Related chapters from BN8e: Chapter 7: Life-Span Development of the Brain and Behavior
Related chapters from MM:Chapter 13: Memory, Learning, and Development
Link ID: 26931 - Posted: 01.04.2020

Nicola Davis and Hannah Devlin Tangles of a protein found inside the brain cells of people with Alzheimer’s disease can be used to predict future brain shrinkage, research suggests. In healthy people, a protein called tau is important in supporting the internal structure of brain cells. However, in those with Alzheimer’s, chemical changes take place that cause the protein to form tangles that disrupt the cells. Such tangles have previously been linked to a loss of brain cells. Now scientists have used imaging techniques to track the extent of tau tangles in the brains of those with early signs of Alzheimer’s, revealing that levels of the protein predict not only how much brain shrinkage will subsequently occur, but where. “Our study supports the notion that tau pathology accumulates upstream of brain tissue loss and clinical symptoms,” said Prof Gil Rabinovici, a co-author of the research from the University of California, San Francisco. A number of drugs targeting tau tangles are currently in clinical trials, including some that aim to interfere with the production of tau in the brain or its spread between cells. Dr Renaud La Joie, another author of the research, said the findings suggested the imaging technique could prove valuable both in choosing which patients to enrol to test such drugs and in monitoring whether the drugs work. Dr Laura Phipps, of Alzheimer’s Research UK, said: “The ability to track tau in the brain will be critical for testing treatments designed to prevent the protein causing damage, and the scans used in this study could be an important tool for future clinical trials.” Writing in the journal Science Translational Medicine, La Joie and colleagues report how they used an imaging technique called PET to study the brains of 32 people aged between 49 and 83 who were in the early stages of showing Alzheimer’s symptoms. © 2020 Guardian News & Media Limited

Related chapters from BN8e: Chapter 7: Life-Span Development of the Brain and Behavior; Chapter 2: Functional Neuroanatomy: The Cells and Structure of the Nervous System
Related chapters from MM:Chapter 13: Memory, Learning, and Development; Chapter 2: Cells and Structures: The Anatomy of the Nervous System
Link ID: 26928 - Posted: 01.02.2020

By Gretchen Reynolds What’s good for your muscles can also be good for your mind. A Single Workout Can Alter the Brain A single, moderate workout may immediately change how our brains function and how well we recognize common names and similar information, according to a promising new study of exercise, memory and aging. The study adds to growing evidence that exercise can have rapid effects on brain function and also that these effects could accumulate and lead to long-term improvements in how our brains operate and we remember. Until recently, scientists thought that by adulthood, human brains were relatively fixed in their structure and function, especially compared to malleable tissues, like muscle, that continually grow and shrivel in direct response to how we live our lives. But multiple, newer experiments have shown that adult brains, in fact, can be quite plastic, rewiring and reshaping themselves in various ways, depending on our lifestyles. A hormone that is released during exercise may improve brain health and lessen the damage and memory loss that occur during dementia, a new study finds. The study, which was published this month in Nature Medicine, involved mice, but its findings could help to explain how, at a molecular level, exercise protects our brains and possibly preserves memory and thinking skills, even in people whose pasts are fading. Considerable scientific evidence already demonstrates that exercise remodels brains and affects thinking. Researchers have shown in rats and mice that running ramps up the creation of new brain cells in the hippocampus, a portion of the brain devoted to memory formation and storage. Exercise also can improve the health and function of the synapses between neurons there, allowing brain cells to better communicate. © 2019 The New York Times Company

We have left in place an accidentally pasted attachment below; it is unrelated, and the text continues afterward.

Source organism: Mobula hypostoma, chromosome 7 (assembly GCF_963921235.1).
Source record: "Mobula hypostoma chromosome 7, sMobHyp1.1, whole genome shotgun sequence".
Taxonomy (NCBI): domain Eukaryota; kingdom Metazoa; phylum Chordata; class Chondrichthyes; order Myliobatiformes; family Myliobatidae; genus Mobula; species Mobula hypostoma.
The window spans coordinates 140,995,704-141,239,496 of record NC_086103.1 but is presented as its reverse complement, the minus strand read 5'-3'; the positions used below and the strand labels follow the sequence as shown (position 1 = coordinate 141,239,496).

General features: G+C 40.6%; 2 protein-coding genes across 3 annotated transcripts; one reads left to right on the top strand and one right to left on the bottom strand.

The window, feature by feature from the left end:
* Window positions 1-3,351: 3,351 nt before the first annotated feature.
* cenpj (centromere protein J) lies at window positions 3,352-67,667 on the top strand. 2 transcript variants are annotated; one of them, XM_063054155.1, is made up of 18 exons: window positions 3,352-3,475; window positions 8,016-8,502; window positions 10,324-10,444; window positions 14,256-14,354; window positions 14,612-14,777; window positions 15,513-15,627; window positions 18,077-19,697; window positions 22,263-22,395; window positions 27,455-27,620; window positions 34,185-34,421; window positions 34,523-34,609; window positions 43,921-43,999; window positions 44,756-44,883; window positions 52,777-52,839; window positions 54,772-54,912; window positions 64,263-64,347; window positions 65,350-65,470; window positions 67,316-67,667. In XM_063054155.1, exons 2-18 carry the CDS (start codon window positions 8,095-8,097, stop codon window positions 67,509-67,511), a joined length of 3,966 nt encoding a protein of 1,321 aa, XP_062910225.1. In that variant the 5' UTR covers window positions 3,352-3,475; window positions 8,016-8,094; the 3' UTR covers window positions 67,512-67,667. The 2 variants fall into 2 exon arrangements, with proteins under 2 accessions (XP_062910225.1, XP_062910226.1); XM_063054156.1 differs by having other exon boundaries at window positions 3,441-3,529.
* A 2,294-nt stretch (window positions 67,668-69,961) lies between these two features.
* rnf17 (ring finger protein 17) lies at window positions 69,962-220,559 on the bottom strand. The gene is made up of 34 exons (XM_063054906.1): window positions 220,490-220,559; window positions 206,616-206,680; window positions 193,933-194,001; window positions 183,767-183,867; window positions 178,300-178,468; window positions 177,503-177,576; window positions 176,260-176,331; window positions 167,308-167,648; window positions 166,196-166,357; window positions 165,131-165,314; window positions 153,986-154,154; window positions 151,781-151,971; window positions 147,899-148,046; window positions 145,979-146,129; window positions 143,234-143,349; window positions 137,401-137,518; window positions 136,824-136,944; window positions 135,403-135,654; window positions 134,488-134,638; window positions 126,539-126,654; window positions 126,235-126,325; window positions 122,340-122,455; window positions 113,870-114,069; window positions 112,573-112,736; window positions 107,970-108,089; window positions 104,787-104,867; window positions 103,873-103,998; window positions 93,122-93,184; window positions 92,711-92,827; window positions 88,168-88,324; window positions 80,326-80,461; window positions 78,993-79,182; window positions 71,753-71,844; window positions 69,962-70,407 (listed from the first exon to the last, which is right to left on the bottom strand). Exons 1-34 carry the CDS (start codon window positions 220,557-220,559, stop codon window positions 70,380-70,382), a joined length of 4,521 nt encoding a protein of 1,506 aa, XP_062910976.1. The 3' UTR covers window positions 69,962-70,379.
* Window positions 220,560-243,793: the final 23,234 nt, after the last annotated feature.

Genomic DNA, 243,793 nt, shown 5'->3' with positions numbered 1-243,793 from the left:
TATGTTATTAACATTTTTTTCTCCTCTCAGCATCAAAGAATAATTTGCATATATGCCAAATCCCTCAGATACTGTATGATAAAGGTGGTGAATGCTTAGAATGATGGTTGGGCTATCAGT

Related chapters from BN8e: Chapter 11: Motor Control and Plasticity; Chapter 7: Life-Span Development of the Brain and Behavior
Related chapters from MM:Chapter 5: The Sensorimotor System; Chapter 13: Memory, Learning, and Development
Link ID: 26925 - Posted: 12.30.2019

By Gina Kolata Not long ago, the only way to know if someone had Alzheimer’s disease was to examine the brain in an autopsy. That is changing — and fast — with brain scans and spinal taps that can detect beta amyloid, the telltale Alzheimer’s protein. There is a blood test on the horizon that can detect beta amyloid, and researchers are experimenting with scans to look for another protein, called tau, also characteristic of Alzheimer’s. As this sort of diagnostic testing becomes widespread, more people who fear their memories are slipping will face a difficult question: Would I really want to know if I were getting Alzheimer’s disease? “This is a new era, and we are just at the precipice,” said Dr. Gil Rabinovici, a neurologist at the University of California, San Francisco. A positive test could help you get your affairs in order and plan your future. And a drug company, Biogen, claims to have the first treatment that may slow the course of the disease if begun early enough. Health insurers are prohibited by law — for now, at least — from denying coverage if you have Alzheimer’s. But there is nothing that prevents long-term-care and life insurers from denying you. Will your friends stay with you? How about your spouse? What would it be like to live with the knowledge that you will eventually be unable to recognize your family, or even to speak? For some who have been given diagnostic tests, those questions are all too real. When Dr. Daniel Gibbs, 68, a neurologist in Portland, Ore., noticed his memory starting to slip, he wanted to know if it was Alzheimer’s. He had seen its damage all too often in his patients. © 2019 The New York Times Company